We packed, we moved, we unpacked. We lost our Christmas mood somewhere in between, maybe among some of the bags and suitcases. We have had very little time for holiday gift lists and shopping. All we bought was on the internet. However, we found a little time and a lot of enjoyment in making some small presents for family and friends. Those were the first we packed. We gave up other things to make room in the car for these home-made gifts. To us, they meant something, something more than any other store-bought object. It had a strange and surreal effect on me seeing that your life can be packed in a small city car. But it worked, we moved from Christmas packs to pillows.
I made this granola from scratch for those in my family who like to eat cereals for breakfast. I wanted to make something special and different from what they could find in a normal food store --something that tasted like Christmas, a familiar flavor of the holidays. I chose to make it with many of the ingredients found in Panettone, the traditional Italian Christmas cake: raisins, candied citrus peel, orange and vanilla. A good and healthier alternative to a slice of Panettone for breakfast during the holidays, but without giving up its lovely, warming and festive flavor.
We kept some for us, too. We are going to have it for breakfast on Christmas, but also on the Eve, and on the day before, the 23rd. We are going to remember them all, but the latter especially. It will be our Wedding Breakfast.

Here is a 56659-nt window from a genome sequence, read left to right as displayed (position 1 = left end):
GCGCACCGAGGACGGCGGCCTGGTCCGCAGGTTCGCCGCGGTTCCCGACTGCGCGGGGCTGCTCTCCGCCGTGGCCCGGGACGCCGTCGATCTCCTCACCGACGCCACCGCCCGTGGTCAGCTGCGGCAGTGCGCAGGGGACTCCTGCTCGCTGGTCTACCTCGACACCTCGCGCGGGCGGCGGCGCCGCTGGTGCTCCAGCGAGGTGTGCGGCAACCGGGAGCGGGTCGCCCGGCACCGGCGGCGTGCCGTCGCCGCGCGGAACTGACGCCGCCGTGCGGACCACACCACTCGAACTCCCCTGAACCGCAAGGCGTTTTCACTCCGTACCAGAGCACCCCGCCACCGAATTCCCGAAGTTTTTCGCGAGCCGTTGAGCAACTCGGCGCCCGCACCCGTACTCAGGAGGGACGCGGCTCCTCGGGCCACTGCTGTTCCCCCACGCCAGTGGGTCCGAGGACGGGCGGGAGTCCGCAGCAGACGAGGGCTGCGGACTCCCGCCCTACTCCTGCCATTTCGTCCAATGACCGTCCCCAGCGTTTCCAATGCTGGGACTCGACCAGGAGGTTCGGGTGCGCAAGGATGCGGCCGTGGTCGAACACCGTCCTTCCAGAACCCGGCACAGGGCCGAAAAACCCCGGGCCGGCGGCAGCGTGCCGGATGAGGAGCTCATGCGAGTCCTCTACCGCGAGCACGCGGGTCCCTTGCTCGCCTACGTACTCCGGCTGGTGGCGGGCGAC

Between mountains of cookies going from my oven straight to the Christmas packaging table, I managed to bake something for the two of us, too. The truth is, these crazy baking days are somehow linked to the fact that we are starting to get rid of things and to go through all the food stacks we have, trying to use them all before we go. We are moving.
We are in the process of saying goodbye to Bra and Piedmont for a while. We sold our bikes, packed our stuff and found a new tennant for the apartment. It all happened so quickly that I didn't have the time to write a note or even just to start processing the idea. Leaving this beautiful place after one year and a half is hard. It gave us a lot, it have made us feel confortable and welcomed, it has fed us with amazing food and open-minding conversations. But it is time for us to go. It will be here when we will come back, and we are sure we will. New adventures, new experiences, new struggles are right in front of us. We are ready.
Only a few weeks ago, there was a food festival going on a couple of miles away from here. Cervere, the village hosting this festival, is known for having the best and most precious leeks in the whole country. Curious and suspicious, I drove my car there on a foggy Sunday afternoon and found a scant group of of bored farmers selling bunches of long leeks on the side of the road. Six euro a bunch, to be precise. It seemed a lot to me, but holding them in my arms I totally changed my mind: those guys were heavy!
What makes these leeks so special is the soil where they grow. Cervere's soil is rich in lime, sand and calcium, all things that give leeks a unique sweetness. The microclimate of the area, characterized by constant, mild wind and sunlight, enables leeks to become long yet tender and easy to digest once cooked, and to be very fungi-resistant, with consequent less use of pesticides.